return to religion-onlineProcess Theology
Cobb compares and contrasts his understanding of Christianity with Pure Land Buddhism. He deals particularly the relation of faith to practice, the nature of salvation, the relationship of language and metaphysics, and the nature of grace. He finds many similarities between the two theologies.
(ENTIRE BOOK) There is a need for a Christian natural theology. To John Cobb, the philosophy of Albert North Whitehead provides the best basis for one, and Dr. Cobb provides a such a systematic theology in this important book.
The existence and nature of God are not made clear in this ambiguous world.
(ENTIRE BOOK) A survey of process thought for the layperson: The author writes for those not necessarily versed in complex theological language. The process view of society, politics, psychology, science and education. Further reading references are included at the end of each chapter..
(ENTIRE BOOK) The meaning of human existence in the context of Process Theology. God creates each of us as a living process, not a static being, interacting constantly with God's universe. Our highest human possibility is to move toward "the image of God."
The author considers the importance of relating metaphysics to other domains of thought, in this case, economics. In Cobb's process theology, persons are in fact successions of acts of being, each of which is inclusive of many past acts of being. And the well being of persons is deeply affected by the health of the communities to which they belong. Thus economic practice that consistently undermines community is fundamentally misdirected.
Dr. Bjelland attempts to make Capek’s views more readily accessible by providing a concise, synthetic statement of his many-faceted interpretation. Bergson’s proto-mentalism, as interpreted by Capek, is perhaps best viewed as a generalized theory of agency erected upon a phenomenology of experienced succession.
(ENTIRE BOOK) A planetary society is emerging which makes requirements for human fulfillment that cannot be met unless there are profound changes in the ideas, values, and power coalitions that now determine our priorities and shape our future. The author details these necessary changes.
God is affected by the pain of creatures, is genuinely responsive to their calls, acquires experiences as a result of these interactions that were not present beforehand -- all ideas familiar to readers of process theology. Is not such a picture of God closer to the biblical witness than the distant God-above-time of classical philosophical theism?
We are called to re-examine data from the biblical and historic traditions as well as to interpret new data. The author sees reality as a process of becoming .and perishing, with new "becomings" building on that which has perished.
(ENTIRE BOOK) Process theology applied to the problem of God and unbelief. Modern man can no longer go along with the idea that to have faith, one has to abandon the historical, secular and earthly -- that, in effect, he has to surrender his very humanity.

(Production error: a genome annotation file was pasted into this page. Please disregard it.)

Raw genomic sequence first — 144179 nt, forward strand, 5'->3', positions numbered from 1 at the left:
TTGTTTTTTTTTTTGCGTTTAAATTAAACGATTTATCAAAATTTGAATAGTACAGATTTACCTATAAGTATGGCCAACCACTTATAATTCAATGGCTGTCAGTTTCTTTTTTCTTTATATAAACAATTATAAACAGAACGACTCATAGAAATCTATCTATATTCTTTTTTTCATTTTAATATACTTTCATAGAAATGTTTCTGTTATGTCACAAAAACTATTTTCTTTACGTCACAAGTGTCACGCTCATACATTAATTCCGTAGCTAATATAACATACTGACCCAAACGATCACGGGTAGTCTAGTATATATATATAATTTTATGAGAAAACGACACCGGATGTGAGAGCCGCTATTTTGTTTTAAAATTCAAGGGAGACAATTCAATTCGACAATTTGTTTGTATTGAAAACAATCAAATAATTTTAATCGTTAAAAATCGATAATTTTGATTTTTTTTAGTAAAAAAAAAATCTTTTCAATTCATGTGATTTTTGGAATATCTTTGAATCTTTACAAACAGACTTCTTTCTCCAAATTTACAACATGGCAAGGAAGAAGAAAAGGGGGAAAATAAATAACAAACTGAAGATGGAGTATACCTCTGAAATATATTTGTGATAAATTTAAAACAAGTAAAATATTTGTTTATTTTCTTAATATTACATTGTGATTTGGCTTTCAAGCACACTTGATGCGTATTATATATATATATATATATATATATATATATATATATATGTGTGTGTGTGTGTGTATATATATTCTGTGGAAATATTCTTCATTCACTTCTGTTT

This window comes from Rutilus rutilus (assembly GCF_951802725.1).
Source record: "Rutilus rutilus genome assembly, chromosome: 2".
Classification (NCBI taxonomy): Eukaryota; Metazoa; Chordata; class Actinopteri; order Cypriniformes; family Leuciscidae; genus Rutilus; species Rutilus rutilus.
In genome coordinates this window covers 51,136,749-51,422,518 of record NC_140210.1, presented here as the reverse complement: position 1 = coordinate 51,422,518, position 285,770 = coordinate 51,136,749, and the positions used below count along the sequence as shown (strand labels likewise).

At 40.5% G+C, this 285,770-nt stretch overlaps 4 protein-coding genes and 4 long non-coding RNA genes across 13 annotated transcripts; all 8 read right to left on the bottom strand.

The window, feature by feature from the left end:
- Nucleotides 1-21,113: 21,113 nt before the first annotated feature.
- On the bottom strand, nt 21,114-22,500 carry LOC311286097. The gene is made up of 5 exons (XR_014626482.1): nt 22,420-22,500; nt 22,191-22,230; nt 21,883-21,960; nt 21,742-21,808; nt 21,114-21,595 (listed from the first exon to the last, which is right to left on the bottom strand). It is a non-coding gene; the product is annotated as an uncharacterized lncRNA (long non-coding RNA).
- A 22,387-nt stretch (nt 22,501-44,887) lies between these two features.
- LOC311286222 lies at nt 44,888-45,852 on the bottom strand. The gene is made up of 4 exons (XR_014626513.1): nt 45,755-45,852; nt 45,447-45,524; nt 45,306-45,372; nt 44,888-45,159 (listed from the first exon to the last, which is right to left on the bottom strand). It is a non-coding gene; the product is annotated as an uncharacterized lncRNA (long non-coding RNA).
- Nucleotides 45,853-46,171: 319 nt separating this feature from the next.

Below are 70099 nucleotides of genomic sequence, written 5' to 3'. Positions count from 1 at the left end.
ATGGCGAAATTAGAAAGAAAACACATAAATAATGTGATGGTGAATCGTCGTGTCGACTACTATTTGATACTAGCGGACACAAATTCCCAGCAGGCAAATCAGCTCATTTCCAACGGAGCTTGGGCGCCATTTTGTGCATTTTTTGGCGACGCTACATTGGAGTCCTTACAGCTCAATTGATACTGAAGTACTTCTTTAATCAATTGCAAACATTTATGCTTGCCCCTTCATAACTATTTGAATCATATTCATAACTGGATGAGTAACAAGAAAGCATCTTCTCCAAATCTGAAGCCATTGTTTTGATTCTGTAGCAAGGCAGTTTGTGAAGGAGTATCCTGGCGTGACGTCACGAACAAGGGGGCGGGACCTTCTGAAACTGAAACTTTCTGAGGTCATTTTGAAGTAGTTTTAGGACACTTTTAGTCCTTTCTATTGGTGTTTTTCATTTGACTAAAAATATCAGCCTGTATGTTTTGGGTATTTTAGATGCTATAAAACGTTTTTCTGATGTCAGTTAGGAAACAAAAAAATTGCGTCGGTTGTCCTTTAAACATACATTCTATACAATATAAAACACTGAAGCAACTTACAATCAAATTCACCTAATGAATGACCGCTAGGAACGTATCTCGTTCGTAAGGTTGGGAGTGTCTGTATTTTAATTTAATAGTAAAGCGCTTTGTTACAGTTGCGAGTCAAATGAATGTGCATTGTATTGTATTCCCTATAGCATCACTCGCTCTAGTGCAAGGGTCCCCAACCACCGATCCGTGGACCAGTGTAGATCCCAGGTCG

(ENTIRE BOOK) Nineteen imminent scholars discuss the broad application of Whiteheadian process philosophy to Christian theology.
An outline of Process Theology, written by one of its creators.
The experience of parenthood can serve to confirm the process theologians’ concepts as to the nature of God. There are limits to the concept of God as Parent, but God as parent has memory qualitatvely superior to ours, for it alone includes all time, all history, all experience. It is that memory which ascribes permanence and value to all of creation.
(ENTIRE BOOK) In series of four lectures the author clarifies the Process thought perspective. He interprets the person and work of Jesus in process-terms, and provides insights into existentialism and depth psychology.
(ENTIRE BOOK) Christians have always been concerned about last things – death, judgement, heaven, and hell. The author gives the outworn dogmas about these issues a sense of reality and significance for Christians today.
(ENTIRE BOOK) Dr. Pittenger emphasizes process thought as a way of looking at ourselves, our world, and God. He stresses areas of education, the arts, humanities, science, morality and religious issues. Attention is also focused on the way in which Christian faith may be illuminated and its basic affirmations made intelligible.
(ENTIRE BOOK) The author examines several aspects of process theism: christology, resurrection, the cross, trinitarianism, and immortality.
(ENTIRE BOOK) A systematic study of the doctrine of love in the form of a dialectic. The author, a process theologian, makes a significant contribution to classical Christian understanding.
(ENTIRE BOOK) Dr. Meller writes about Whiteheadian thought, without the jargon and technical intricacies, so that the lay person might have better understanding of the thinking of the founder of process philosophy.
(ENTIRE BOOK) A helpful and understandable presentation of Whitehead's thought, for people interested in learning how careful, reflective thinking can provide a basis for religious beliefs.